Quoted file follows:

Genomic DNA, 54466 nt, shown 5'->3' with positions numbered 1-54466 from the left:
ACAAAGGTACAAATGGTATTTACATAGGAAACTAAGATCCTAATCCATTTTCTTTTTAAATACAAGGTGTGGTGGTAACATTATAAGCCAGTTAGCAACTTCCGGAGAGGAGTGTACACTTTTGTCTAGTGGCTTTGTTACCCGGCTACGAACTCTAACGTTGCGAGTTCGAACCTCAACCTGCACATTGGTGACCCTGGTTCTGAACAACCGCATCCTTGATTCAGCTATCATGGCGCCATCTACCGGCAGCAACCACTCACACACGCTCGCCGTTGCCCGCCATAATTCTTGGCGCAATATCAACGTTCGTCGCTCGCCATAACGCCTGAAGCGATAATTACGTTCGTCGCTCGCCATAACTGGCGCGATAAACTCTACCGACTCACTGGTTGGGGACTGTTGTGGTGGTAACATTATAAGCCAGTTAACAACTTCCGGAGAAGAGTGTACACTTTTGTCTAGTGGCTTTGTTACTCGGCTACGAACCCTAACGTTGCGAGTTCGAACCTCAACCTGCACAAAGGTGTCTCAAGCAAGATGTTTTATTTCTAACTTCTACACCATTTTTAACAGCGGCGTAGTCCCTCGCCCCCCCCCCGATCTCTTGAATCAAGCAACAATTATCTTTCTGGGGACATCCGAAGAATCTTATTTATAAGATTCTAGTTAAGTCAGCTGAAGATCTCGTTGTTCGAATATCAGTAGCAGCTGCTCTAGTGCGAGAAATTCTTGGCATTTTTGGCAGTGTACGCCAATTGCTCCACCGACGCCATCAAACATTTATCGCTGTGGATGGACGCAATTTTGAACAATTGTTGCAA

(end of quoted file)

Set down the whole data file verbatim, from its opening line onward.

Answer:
Genomic DNA, 54466 nt, shown 5'->3' with positions numbered 1-54466 from the left:
ACAAAGGTACAAATGGTATTTACATAGGAAACTAAGATCCTAATCCATTTTCTTTTTAAATACAAGGTGTGGTGGTAACATTATAAGCCAGTTAGCAACTTCCGGAGAGGAGTGTACACTTTTGTCTAGTGGCTTTGTTACCCGGCTACGAACTCTAACGTTGCGAGTTCGAACCTCAACCTGCACATTGGTGACCCTGGTTCTGAACAACCGCATCCTTGATTCAGCTATCATGGCGCCATCTACCGGCAGCAACCACTCACACACGCTCGCCGTTGCCCGCCATAATTCTTGGCGCAATATCAACGTTCGTCGCTCGCCATAACGCCTGAAGCGATAATTACGTTCGTCGCTCGCCATAACTGGCGCGATAAACTCTACCGACTCACTGGTTGGGGACTGTTGTGGTGGTAACATTATAAGCCAGTTAACAACTTCCGGAGAAGAGTGTACACTTTTGTCTAGTGGCTTTGTTACTCGGCTACGAACCCTAACGTTGCGAGTTCGAACCTCAACCTGCACAAAGGTGTCTCAAGCAAGATGTTTTATTTCTAACTTCTACACCATTTTTAACAGCGGCGTAGTCCCTCGCCCCCCCCCCGATCTCTTGAATCAAGCAACAATTATCTTTCTGGGGACATCCGAAGAATCTTATTTATAAGATTCTAGTTAAGTCAGCTGAAGATCTCGTTGTTCGAATATCAGTAGCAGCTGCTCTAGTGCGAGAAATTCTTGGCATTTTTGGCAGTGTACGCCAATTGCTCCACCGACGCCATCAAACATTTATCGCTGTGGATGGACGCAATTTTGAACAATTGTTGCAA